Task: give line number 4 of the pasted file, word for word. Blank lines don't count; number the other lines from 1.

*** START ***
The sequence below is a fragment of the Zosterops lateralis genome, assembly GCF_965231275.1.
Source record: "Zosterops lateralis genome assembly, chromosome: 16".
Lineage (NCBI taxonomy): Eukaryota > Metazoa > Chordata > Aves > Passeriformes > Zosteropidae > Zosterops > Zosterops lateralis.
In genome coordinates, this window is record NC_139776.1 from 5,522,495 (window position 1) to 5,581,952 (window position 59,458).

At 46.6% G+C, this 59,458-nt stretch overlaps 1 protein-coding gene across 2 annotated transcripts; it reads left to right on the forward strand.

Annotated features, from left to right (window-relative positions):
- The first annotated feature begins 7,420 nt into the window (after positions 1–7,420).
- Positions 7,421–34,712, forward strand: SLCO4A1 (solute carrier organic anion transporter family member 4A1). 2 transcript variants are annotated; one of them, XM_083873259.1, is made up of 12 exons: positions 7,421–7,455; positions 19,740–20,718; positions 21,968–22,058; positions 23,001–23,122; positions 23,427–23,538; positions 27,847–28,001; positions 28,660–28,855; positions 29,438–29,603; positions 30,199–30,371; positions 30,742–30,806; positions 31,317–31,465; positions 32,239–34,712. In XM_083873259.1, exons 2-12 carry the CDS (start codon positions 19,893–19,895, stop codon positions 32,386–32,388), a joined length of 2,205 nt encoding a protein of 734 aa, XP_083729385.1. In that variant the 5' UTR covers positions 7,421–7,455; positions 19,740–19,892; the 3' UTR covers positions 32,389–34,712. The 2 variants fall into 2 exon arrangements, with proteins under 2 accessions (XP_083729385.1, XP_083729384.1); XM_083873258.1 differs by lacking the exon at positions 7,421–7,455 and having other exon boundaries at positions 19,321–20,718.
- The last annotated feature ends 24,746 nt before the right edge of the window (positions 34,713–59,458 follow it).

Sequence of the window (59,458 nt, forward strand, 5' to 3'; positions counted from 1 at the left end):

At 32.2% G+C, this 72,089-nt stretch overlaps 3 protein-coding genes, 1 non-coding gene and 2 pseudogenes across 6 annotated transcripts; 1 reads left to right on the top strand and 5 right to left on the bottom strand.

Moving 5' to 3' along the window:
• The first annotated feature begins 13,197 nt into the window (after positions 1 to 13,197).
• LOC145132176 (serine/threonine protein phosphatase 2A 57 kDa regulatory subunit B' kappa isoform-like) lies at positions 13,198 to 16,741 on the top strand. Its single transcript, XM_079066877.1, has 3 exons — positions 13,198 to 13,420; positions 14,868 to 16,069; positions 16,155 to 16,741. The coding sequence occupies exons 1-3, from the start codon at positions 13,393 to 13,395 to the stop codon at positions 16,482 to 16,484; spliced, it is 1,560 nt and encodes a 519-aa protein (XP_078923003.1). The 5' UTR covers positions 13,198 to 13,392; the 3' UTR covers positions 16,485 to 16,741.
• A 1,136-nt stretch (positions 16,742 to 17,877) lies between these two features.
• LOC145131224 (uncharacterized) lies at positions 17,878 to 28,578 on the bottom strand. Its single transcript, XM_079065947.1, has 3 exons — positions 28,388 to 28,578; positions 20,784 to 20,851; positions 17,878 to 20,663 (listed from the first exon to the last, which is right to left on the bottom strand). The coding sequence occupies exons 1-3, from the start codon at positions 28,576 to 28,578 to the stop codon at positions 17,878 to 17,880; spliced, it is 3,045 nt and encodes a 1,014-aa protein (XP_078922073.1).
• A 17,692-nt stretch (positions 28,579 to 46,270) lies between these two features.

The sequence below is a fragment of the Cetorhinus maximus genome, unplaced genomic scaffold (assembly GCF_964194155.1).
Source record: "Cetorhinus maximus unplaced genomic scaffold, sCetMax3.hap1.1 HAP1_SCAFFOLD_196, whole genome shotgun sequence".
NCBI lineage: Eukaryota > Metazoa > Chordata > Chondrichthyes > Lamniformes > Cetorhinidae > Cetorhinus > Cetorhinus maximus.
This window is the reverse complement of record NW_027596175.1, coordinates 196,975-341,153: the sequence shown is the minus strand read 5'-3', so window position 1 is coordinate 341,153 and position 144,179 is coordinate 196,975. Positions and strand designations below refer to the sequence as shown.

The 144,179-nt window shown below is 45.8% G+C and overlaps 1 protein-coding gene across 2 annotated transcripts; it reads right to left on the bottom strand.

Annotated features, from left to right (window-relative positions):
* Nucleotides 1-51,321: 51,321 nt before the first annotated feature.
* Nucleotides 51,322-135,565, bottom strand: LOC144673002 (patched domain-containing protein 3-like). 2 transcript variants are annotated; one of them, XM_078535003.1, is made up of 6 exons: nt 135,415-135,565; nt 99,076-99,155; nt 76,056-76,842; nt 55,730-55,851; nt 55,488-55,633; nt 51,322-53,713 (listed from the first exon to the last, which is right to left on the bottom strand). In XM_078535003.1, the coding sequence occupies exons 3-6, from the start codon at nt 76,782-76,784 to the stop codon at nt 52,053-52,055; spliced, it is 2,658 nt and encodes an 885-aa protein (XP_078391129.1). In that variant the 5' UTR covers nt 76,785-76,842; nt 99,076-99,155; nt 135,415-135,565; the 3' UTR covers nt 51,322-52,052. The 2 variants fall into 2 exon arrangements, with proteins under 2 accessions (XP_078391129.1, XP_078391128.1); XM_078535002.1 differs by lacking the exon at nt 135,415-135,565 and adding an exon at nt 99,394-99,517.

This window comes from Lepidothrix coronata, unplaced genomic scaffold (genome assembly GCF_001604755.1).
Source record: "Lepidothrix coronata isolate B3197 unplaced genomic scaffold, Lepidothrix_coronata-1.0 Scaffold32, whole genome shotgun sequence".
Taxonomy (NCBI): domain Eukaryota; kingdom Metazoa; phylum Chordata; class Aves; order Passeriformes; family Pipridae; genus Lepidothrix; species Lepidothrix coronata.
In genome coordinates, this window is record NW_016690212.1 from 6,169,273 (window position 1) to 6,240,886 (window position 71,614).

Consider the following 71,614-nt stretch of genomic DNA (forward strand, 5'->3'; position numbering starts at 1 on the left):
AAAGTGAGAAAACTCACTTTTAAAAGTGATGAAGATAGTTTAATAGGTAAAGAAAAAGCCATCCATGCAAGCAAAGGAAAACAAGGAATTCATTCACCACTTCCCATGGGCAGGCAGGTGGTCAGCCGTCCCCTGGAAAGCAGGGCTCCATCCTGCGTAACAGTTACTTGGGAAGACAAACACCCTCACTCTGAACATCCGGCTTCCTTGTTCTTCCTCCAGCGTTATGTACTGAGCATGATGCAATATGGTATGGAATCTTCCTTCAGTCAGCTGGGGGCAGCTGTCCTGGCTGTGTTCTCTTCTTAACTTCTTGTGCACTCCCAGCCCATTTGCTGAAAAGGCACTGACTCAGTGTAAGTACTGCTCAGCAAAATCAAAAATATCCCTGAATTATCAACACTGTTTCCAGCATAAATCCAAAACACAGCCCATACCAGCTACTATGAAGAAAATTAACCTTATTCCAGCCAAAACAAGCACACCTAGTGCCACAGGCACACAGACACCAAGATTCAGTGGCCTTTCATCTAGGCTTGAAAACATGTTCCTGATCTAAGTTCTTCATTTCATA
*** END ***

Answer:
In genome coordinates, this window is record NC_139776.1 from 5,522,495 (window position 1) to 5,581,952 (window position 59,458).